Many advanced artificial intelligence projects say they are working toward building a conscious machine, based on the idea that brain functions merely encode and process multisensory information. The assumption goes, then, that once brain functions are properly understood, it should be possible to program them into a computer. Microsoft recently announced that it would spend US$1 billion on a project to do just that.
While many people love colorful photos of landscapes, flowers or rainbows, some biomedical researchers treasure vivid images on a much smaller scale – as tiny as one-thousandth the width of a human hair.
The U.S. Constitution requires that a population count be conducted at the beginning of every decade.
Nobel Prizes in Chemistry seem to rotate between novel compounds, revolutionary measurement techniques, and insights into how atoms can be combined to form new molecules and solids. This year, however, the Nobel Prize in Chemistry was awarded to the inventors of a device that has revolutionized how people use energy on demand – the ubiquitous lithium-ion rechargeable battery.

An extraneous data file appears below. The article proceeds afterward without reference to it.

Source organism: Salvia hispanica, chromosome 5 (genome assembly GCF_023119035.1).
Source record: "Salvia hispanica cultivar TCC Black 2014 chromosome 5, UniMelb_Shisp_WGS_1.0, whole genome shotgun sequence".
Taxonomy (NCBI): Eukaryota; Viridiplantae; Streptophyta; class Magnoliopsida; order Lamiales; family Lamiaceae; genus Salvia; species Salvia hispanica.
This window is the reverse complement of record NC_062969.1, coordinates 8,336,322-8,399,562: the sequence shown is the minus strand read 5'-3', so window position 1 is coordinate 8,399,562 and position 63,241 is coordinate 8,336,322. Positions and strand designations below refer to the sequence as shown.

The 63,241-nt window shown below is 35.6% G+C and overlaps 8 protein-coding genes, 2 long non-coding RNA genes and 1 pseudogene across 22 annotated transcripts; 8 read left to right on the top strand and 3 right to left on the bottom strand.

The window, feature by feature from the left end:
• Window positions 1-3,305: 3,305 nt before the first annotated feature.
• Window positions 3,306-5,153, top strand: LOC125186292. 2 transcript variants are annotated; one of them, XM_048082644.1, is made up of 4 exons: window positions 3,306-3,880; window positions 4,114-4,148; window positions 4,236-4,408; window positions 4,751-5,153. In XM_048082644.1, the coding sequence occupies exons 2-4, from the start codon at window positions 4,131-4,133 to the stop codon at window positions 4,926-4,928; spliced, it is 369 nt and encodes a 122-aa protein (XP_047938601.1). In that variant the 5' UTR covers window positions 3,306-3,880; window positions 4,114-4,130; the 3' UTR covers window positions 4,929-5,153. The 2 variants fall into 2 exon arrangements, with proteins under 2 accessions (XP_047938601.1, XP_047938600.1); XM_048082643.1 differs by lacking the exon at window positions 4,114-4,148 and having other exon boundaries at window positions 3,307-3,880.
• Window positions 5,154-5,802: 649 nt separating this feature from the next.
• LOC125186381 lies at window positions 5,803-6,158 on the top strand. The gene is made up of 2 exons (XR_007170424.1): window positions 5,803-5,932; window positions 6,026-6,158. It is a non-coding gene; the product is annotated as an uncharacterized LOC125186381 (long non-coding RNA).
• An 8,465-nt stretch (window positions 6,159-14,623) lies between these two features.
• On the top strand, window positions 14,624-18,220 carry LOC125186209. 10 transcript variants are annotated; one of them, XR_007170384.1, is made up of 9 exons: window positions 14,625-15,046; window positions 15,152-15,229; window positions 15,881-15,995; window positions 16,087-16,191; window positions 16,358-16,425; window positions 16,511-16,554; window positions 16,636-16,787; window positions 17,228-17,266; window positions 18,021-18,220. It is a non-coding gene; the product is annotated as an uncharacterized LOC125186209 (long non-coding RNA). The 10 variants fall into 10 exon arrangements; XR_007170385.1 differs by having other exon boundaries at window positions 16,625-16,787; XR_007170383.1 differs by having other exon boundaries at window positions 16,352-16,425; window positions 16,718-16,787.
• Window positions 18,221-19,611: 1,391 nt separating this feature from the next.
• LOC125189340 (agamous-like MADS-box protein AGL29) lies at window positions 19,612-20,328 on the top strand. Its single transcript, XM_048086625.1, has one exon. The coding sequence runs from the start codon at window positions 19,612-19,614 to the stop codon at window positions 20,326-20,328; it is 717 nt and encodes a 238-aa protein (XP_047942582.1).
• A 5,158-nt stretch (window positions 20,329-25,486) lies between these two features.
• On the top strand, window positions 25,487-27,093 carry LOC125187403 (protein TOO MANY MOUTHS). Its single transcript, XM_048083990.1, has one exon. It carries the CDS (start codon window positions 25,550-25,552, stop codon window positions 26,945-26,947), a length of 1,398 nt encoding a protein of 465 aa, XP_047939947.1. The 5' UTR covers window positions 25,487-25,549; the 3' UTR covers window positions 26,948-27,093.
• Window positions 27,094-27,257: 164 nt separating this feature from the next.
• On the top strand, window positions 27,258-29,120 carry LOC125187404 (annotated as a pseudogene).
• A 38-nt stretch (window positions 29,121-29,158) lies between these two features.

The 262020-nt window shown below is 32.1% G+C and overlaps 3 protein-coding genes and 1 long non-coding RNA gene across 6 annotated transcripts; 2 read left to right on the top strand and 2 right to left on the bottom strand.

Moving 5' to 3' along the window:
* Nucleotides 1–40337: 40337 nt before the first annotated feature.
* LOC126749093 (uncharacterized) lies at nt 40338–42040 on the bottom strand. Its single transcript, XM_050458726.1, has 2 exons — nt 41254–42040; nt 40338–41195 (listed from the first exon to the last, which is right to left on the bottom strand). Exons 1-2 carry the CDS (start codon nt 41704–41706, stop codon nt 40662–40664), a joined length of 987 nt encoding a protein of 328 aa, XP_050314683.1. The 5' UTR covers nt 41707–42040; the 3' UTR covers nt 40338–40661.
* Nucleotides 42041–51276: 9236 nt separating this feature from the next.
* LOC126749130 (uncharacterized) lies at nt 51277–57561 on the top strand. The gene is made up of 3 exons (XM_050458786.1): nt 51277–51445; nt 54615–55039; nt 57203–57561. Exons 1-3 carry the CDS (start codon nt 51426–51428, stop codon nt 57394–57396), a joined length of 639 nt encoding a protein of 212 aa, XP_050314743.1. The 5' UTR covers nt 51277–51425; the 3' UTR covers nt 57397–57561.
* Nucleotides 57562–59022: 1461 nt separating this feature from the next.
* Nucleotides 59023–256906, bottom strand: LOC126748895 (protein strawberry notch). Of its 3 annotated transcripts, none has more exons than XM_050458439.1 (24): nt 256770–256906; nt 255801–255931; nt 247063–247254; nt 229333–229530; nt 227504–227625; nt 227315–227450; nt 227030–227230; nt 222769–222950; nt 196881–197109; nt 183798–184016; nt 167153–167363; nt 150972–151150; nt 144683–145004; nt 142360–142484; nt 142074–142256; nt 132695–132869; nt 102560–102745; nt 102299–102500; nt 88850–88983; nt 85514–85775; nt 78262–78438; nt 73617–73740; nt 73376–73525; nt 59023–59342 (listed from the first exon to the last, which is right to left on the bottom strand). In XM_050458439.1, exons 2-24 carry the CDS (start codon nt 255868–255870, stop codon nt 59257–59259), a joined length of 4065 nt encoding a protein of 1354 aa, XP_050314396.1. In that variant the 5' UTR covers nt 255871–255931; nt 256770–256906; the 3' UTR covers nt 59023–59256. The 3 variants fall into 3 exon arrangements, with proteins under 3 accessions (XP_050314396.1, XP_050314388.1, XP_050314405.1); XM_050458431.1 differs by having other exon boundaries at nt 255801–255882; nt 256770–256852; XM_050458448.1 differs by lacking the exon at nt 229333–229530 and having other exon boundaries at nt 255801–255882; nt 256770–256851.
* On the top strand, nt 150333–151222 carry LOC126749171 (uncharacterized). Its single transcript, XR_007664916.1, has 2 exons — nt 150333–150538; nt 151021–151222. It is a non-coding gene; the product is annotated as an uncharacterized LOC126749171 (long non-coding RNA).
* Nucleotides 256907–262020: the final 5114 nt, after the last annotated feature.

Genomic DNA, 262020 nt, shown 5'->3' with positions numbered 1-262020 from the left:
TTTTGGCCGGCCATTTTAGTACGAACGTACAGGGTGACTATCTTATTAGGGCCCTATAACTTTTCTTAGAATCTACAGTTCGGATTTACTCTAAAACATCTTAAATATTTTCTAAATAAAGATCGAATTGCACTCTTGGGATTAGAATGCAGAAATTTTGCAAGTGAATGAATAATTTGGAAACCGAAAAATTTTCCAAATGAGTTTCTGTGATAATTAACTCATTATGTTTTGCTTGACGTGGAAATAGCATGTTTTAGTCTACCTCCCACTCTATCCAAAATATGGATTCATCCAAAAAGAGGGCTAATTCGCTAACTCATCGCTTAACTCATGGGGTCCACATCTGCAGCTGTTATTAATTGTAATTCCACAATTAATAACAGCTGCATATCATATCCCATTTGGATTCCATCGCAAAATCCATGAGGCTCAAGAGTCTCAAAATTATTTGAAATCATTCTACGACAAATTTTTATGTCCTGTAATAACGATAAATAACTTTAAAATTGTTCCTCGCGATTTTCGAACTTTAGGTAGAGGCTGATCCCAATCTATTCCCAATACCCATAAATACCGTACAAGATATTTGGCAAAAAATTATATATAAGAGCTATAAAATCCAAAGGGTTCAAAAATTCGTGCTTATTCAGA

It’s not every day that scientists discover a new human species. But that’s just what happened back in 2004, when archaeologists uncovered some very well-preserved fossil remains in the Liang Bua cave on Flores Island, Indonesia. The diminutive size of this new human species, Homo floresiensis, earned it the nickname “Hobbit.”
Nobel Prize in Physics for two breakthroughs: Evidence for the Big Bang and a way to find exoplanets
Did the universe really begin with a Big Bang? And if so, is there evidence? Are there planets around other stars? Can they support life?
On the morning of Oct. 7, I woke up with the message from a colleague saying that “HIF got the 2019 Nobel Prize in Physiology or Medicine whoo hooo.” That’s exciting news for young researchers like me who are beginning our careers studying hypoxia, when the levels of oxygen are low in the cells.